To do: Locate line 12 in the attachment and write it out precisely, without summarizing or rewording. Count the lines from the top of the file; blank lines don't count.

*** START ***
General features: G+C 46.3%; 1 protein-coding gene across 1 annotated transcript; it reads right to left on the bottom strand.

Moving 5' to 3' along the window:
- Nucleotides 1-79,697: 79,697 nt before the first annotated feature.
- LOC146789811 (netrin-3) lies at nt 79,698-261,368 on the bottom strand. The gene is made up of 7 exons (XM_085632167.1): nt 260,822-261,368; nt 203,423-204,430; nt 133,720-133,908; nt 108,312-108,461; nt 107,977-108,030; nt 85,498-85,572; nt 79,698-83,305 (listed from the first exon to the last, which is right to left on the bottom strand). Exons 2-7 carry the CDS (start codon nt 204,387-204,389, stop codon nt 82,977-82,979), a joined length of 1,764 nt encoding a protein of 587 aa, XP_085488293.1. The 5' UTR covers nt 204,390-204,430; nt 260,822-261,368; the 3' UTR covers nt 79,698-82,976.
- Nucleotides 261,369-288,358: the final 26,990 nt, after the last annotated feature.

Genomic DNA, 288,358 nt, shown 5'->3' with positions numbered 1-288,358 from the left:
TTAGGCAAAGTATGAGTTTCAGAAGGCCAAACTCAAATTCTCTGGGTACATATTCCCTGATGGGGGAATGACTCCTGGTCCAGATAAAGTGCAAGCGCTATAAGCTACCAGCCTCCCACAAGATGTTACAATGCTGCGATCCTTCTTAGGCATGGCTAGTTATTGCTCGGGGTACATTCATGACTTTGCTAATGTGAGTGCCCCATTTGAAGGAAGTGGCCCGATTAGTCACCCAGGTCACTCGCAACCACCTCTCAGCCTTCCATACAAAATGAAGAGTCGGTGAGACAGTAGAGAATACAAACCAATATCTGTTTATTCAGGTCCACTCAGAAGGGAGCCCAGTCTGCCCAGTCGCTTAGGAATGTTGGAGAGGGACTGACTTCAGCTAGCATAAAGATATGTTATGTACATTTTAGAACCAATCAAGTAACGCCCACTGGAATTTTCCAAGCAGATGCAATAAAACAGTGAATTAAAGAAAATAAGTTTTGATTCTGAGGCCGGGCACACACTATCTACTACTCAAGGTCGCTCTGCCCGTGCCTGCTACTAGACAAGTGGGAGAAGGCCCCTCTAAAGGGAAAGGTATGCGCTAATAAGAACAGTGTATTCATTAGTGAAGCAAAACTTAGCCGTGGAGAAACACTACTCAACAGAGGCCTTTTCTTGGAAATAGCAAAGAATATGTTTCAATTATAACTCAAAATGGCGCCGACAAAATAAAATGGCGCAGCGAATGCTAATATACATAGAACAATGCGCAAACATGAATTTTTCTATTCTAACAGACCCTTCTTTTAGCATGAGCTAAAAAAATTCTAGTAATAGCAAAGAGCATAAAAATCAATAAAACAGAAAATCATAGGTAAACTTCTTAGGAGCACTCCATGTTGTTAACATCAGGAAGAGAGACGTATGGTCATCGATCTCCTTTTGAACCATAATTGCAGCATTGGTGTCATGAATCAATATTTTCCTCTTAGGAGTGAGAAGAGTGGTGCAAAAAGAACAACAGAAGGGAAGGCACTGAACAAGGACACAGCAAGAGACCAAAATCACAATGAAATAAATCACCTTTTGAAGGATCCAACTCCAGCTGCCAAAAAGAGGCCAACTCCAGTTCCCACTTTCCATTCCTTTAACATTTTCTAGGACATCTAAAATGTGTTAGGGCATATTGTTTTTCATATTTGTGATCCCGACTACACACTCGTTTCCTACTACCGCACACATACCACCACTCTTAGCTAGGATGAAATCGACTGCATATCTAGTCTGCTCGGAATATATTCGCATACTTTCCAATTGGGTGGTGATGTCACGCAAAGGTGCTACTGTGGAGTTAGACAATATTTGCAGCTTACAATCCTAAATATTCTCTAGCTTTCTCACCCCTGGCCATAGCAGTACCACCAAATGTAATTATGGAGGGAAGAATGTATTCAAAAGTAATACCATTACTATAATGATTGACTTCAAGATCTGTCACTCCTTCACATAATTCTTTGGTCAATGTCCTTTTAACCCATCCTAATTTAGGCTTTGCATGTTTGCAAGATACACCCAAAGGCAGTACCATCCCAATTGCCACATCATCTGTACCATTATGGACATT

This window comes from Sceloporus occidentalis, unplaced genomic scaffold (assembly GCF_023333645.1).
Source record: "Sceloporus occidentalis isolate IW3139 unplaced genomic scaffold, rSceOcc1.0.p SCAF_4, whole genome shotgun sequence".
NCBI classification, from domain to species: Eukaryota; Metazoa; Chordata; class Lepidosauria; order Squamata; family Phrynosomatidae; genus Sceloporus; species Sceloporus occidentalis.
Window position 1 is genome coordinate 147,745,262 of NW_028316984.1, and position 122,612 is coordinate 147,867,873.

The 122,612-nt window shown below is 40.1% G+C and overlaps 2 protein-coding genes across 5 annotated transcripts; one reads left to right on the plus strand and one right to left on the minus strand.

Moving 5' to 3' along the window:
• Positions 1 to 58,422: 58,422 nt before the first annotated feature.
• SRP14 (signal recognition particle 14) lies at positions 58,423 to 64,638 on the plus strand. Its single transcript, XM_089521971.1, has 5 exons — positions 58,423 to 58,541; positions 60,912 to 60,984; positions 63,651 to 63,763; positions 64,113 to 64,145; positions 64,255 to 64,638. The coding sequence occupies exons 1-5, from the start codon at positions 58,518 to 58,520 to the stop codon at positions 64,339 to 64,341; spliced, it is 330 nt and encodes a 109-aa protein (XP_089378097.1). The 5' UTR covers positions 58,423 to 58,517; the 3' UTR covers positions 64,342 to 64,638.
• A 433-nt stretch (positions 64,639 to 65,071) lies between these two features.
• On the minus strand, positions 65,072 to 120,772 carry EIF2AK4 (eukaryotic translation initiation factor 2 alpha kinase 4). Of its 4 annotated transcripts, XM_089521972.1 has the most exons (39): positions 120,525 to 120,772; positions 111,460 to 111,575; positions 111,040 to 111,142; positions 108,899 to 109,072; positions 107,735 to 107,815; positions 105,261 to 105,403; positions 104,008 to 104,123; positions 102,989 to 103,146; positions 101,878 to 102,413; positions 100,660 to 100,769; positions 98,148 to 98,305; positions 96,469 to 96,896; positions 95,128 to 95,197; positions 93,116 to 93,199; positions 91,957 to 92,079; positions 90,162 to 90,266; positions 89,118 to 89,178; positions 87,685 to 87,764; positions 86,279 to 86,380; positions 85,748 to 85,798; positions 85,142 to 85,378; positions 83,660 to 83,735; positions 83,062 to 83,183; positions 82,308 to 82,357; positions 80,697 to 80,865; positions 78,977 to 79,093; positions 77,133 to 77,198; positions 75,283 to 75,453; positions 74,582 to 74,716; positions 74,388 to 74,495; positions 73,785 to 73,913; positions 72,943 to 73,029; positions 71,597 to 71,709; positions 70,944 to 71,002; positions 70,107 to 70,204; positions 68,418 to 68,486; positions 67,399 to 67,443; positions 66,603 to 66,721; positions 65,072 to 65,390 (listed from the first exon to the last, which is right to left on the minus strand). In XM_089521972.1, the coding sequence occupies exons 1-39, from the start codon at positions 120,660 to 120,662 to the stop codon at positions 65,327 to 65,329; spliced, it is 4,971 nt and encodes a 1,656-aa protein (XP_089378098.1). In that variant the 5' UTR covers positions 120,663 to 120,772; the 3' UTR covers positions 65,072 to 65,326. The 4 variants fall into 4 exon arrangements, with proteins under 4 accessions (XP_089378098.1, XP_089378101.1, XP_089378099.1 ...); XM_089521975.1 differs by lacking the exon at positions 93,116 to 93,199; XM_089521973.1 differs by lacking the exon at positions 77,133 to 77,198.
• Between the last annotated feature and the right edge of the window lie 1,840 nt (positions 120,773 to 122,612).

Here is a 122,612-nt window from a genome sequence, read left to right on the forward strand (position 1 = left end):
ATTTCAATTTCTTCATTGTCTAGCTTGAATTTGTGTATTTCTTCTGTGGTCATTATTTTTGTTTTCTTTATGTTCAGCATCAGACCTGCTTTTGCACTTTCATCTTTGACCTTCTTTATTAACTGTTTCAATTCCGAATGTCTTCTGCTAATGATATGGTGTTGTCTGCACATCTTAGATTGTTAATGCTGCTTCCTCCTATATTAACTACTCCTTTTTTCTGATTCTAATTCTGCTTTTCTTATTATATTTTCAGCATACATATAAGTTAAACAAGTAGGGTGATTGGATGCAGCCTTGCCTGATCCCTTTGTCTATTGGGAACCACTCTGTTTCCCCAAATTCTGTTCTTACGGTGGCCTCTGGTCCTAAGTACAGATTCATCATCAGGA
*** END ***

The 122,612-nt window shown below is 40.1% G+C and overlaps 2 protein-coding genes across 5 annotated transcripts; one reads left to right on the plus strand and one right to left on the minus strand.